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Writers from Equatorial Guinea to speak

Four writers from Equatorial Guinea, the only Spanish-speaking nation in Africa, visit Bates College to give a joint presentation titled “Writing Africa in Spanish: Four Equatorial Guinean Writers Speak of Exiled Dreams” at 4:15 p.m. Tuesday, March 31, in the Edmund S. Muskie Archives, 70 Campus Ave.

Writers Justo Bolekia Boleká, Donato Ndongo Bidyogo, Remei Sipi Mayo and Francisco Zamora Loboch will give their talks in Spanish, with translation provided. Sponsored by the Department of Romance Languages and Literatures, the event is open to the public at no cost. For more information, please call 207-786-8293.

The West African nation of Equatorial Guinea marked the 40th anniversary of its independence from Spain last October. The writers’ visit to Bates is one in a series of cultural activities at different U.S. universities preceding an international conference at Hofstra University titled “Between Three Continents: Rethinking Equatorial Guinea on the 40th Anniversary of its Independence from Spain.”

In the early part of the 20th century the territory known as “Spanish Guinea” became notorious as a place where slave labor was practiced. In mid-century, Equatorial Guinea was the world´s leading cocoa producer.

When the movement towards African independence forced Spain’s Franco regime to grant its colony political freedom, the process became a bizarre series of political contradictions: A European dictatorship was trying to conduct a democratic process in a country that until 1959 had systematically denied citizenship rights to its black inhabitants.

After independence, in 1968, relations between Spain and its former colony deteriorated rapidly. A third of the population was either killed or fled into exile under the dictatorship of the first president, Francisco Macías, who banned churches, schools and even the word “intellectual.” After Macías’ ouster and execution in 1979, another member of his clan, Teodoro Obiang, proclaimed himself president and has remained in power ever since.

Independence gave exiled Equatorial Guinean intellectuals the opportunity to speak up not only about the deterioration of civil society in the country, but also about the Spanish colonial era.

Writers like Ndongo, Zamora, Bolekia and others brought events in Equatorial Guinea to the attention of an increasingly large international public. At the same time, they cast a critical look at Spain’s colonial past, and by extension all European colonial adventures in Africa.

In the years since the end of the Macías regime, younger intellectuals and artists have built on these foundations, exploring Equatorial Guinea’s role in relation to both Europe and other African countries, Latin America, and the United States. Equatorial Guinea is now Africa’s third largest oil producer, which has opened up new opportunities and challenges as well as close ties and visibility within the United States.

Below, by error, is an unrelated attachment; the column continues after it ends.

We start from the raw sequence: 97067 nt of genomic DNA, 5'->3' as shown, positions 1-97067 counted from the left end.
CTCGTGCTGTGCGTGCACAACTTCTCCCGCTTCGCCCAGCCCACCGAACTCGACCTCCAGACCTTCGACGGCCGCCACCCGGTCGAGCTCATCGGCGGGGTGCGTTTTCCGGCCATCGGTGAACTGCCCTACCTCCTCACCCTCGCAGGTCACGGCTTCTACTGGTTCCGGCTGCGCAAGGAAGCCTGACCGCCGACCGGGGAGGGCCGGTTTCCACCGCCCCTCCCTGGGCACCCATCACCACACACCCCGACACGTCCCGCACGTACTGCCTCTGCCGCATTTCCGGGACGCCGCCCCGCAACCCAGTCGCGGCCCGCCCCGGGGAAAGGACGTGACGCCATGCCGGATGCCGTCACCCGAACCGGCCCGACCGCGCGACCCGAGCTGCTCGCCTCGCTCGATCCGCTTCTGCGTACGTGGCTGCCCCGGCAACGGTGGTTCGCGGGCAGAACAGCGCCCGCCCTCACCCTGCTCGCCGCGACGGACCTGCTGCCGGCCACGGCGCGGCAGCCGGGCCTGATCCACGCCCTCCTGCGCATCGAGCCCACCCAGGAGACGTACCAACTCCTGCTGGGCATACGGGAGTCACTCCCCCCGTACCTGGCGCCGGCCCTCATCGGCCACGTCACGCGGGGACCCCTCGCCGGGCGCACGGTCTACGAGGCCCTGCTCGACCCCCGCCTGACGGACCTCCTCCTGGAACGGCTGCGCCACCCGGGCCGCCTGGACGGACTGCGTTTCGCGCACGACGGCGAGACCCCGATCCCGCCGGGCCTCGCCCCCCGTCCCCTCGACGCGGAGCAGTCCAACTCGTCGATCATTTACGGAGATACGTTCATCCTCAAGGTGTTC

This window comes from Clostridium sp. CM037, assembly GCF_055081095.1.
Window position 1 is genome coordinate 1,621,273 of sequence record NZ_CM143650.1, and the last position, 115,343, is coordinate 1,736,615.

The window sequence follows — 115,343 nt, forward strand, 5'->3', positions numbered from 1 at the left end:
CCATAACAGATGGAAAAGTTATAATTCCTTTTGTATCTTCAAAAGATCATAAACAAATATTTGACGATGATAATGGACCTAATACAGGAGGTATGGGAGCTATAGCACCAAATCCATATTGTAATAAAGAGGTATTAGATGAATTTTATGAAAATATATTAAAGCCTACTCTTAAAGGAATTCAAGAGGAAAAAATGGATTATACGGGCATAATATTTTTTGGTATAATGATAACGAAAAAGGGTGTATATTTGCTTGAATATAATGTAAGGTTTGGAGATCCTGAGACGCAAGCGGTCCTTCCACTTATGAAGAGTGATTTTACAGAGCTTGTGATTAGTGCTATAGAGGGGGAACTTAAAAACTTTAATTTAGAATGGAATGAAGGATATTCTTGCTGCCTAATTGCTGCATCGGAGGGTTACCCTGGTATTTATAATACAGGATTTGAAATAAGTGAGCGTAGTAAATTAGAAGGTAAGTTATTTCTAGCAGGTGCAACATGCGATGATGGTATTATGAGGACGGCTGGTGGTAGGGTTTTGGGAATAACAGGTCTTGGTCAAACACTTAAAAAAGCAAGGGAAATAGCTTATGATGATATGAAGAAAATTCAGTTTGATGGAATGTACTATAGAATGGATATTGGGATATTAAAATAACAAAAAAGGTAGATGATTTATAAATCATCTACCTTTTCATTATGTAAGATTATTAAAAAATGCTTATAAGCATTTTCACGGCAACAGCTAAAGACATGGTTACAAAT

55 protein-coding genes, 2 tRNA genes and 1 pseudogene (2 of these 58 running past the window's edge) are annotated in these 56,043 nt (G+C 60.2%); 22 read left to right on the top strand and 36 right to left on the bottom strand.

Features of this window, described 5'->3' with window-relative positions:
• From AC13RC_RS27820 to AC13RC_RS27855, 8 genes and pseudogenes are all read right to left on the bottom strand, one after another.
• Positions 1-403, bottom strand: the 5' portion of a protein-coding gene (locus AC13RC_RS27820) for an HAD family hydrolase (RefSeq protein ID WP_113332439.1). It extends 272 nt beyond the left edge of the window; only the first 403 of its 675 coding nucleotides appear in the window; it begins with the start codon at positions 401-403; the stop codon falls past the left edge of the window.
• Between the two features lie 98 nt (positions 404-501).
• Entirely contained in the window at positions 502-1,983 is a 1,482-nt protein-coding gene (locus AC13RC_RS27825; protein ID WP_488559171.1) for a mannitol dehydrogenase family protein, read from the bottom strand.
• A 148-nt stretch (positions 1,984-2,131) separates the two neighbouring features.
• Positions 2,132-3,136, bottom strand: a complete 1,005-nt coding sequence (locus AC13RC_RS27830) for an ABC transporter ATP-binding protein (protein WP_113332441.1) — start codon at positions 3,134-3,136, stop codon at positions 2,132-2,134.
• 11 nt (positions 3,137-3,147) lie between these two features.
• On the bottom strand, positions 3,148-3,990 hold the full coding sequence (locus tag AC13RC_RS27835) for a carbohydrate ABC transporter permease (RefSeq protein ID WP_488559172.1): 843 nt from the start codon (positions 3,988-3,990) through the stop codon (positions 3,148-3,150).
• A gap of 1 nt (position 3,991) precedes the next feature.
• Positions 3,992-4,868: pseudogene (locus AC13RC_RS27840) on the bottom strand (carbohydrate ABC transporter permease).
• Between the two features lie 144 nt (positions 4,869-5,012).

Boleká is a professor of French at the Universidad de Salamanca, in Spain. He is a linguist, essayist and compiler of traditional narratives of the Bubi people, as well as the author of the first comprehensive grammar of Bubi, his first language. He has published three books of poetry, as well as the study Lengua y poder en África (“Language and Power in Africa,” Mundo Negro, 2001). He is an active opponent of the current undemocratic regime in his country.

Ndongo is a journalist, essayist, historian and novelist. He denounced the Macías dictatorship in his early work Historia y tragedia de Guinea Ecuatorial (“History and Tragedy of Equatorial Guinea,” Cambio, 1977). He also published the first anthology of Equatorial Guinean literature in 1984 and wrote what is considered the foundational novel of Equatorial Guinea after independence, Las tinieblas de tu memoria negra (“Shadows of Your Black Memory,” Editorial Fundamentos, 1987; an English translation appeared in 2008).

Sipi, a writer and essayist, works with issues related to gender and African women, with particular emphasis on immigrant women in Spain and Europe. Her latest book, Inmigración y género: El caso de Guinea Ecuatorial (“Immigration and Gender: The Case of Equatorial Guinea,” Gakoa, 2004), advocates for the rights of Equatorial Guinean women who migrate to support their families. She lives in Barcelona.

Zamora studied journalism and has written many articles in the Spanish press. He is the author of Cómo ser negro y no morir en Aravaca (“How to be black and not die in Aravaca,” Ediciones B, 1994) and two books of poetry, Memoria de laberintos (“Memoir of Labyrinths,” SIAL Ediciones, 1999) and Desde el Viyil (“From Mount Viyil,” SIAL Ediciones, 2008), among other works.



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